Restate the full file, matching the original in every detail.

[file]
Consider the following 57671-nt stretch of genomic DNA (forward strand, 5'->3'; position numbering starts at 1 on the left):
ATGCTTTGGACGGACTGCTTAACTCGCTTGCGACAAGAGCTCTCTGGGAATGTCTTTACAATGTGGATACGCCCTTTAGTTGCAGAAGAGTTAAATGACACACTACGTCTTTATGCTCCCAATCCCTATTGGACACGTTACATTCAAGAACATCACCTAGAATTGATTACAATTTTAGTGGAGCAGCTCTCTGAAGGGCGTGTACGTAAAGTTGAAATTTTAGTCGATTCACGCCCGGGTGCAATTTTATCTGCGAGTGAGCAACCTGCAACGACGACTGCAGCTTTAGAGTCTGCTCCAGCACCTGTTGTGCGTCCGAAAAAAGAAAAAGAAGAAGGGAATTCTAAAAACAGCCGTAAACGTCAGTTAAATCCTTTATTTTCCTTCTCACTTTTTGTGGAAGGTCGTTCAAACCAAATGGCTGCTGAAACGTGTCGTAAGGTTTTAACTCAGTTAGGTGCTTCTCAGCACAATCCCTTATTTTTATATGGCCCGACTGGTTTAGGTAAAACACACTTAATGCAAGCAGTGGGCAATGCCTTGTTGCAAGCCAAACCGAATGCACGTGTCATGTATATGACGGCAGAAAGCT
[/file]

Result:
Consider the following 57671-nt stretch of genomic DNA (forward strand, 5'->3'; position numbering starts at 1 on the left):
ATGCTTTGGACGGACTGCTTAACTCGCTTGCGACAAGAGCTCTCTGGGAATGTCTTTACAATGTGGATACGCCCTTTAGTTGCAGAAGAGTTAAATGACACACTACGTCTTTATGCTCCCAATCCCTATTGGACACGTTACATTCAAGAACATCACCTAGAATTGATTACAATTTTAGTGGAGCAGCTCTCTGAAGGGCGTGTACGTAAAGTTGAAATTTTAGTCGATTCACGCCCGGGTGCAATTTTATCTGCGAGTGAGCAACCTGCAACGACGACTGCAGCTTTAGAGTCTGCTCCAGCACCTGTTGTGCGTCCGAAAAAAGAAAAAGAAGAAGGGAATTCTAAAAACAGCCGTAAACGTCAGTTAAATCCTTTATTTTCCTTCTCACTTTTTGTGGAAGGTCGTTCAAACCAAATGGCTGCTGAAACGTGTCGTAAGGTTTTAACTCAGTTAGGTGCTTCTCAGCACAATCCCTTATTTTTATATGGCCCGACTGGTTTAGGTAAAACACACTTAATGCAAGCAGTGGGCAATGCCTTGTTGCAAGCCAAACCGAATGCACGTGTCATGTATATGACGGCAGAAAGCT